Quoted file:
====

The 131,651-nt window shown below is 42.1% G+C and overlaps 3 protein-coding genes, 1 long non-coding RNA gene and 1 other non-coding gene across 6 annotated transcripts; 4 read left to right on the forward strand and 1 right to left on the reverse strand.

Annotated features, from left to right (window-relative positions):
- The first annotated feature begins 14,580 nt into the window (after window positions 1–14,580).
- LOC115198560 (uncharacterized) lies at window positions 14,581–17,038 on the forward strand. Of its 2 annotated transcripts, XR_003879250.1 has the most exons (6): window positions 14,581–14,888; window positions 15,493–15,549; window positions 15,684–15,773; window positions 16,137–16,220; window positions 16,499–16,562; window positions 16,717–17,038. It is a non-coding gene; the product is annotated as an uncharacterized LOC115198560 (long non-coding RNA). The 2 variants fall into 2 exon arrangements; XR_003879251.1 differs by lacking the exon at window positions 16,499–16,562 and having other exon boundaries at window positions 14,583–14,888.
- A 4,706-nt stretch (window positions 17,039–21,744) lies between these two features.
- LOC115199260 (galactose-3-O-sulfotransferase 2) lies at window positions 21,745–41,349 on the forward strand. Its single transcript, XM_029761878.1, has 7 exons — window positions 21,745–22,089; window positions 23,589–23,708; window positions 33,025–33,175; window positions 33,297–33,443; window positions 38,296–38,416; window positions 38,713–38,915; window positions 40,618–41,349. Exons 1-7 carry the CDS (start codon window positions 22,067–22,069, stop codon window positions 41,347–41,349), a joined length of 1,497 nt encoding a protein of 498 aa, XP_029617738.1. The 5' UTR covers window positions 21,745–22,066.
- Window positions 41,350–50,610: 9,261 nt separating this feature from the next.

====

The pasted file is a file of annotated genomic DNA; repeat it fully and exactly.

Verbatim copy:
The 131,651-nt window shown below is 42.1% G+C and overlaps 3 protein-coding genes, 1 long non-coding RNA gene and 1 other non-coding gene across 6 annotated transcripts; 4 read left to right on the forward strand and 1 right to left on the reverse strand.

Annotated features, from left to right (window-relative positions):
- The first annotated feature begins 14,580 nt into the window (after window positions 1–14,580).
- LOC115198560 (uncharacterized) lies at window positions 14,581–17,038 on the forward strand. Of its 2 annotated transcripts, XR_003879250.1 has the most exons (6): window positions 14,581–14,888; window positions 15,493–15,549; window positions 15,684–15,773; window positions 16,137–16,220; window positions 16,499–16,562; window positions 16,717–17,038. It is a non-coding gene; the product is annotated as an uncharacterized LOC115198560 (long non-coding RNA). The 2 variants fall into 2 exon arrangements; XR_003879251.1 differs by lacking the exon at window positions 16,499–16,562 and having other exon boundaries at window positions 14,583–14,888.
- A 4,706-nt stretch (window positions 17,039–21,744) lies between these two features.
- LOC115199260 (galactose-3-O-sulfotransferase 2) lies at window positions 21,745–41,349 on the forward strand. Its single transcript, XM_029761878.1, has 7 exons — window positions 21,745–22,089; window positions 23,589–23,708; window positions 33,025–33,175; window positions 33,297–33,443; window positions 38,296–38,416; window positions 38,713–38,915; window positions 40,618–41,349. Exons 1-7 carry the CDS (start codon window positions 22,067–22,069, stop codon window positions 41,347–41,349), a joined length of 1,497 nt encoding a protein of 498 aa, XP_029617738.1. The 5' UTR covers window positions 21,745–22,066.
- Window positions 41,350–50,610: 9,261 nt separating this feature from the next.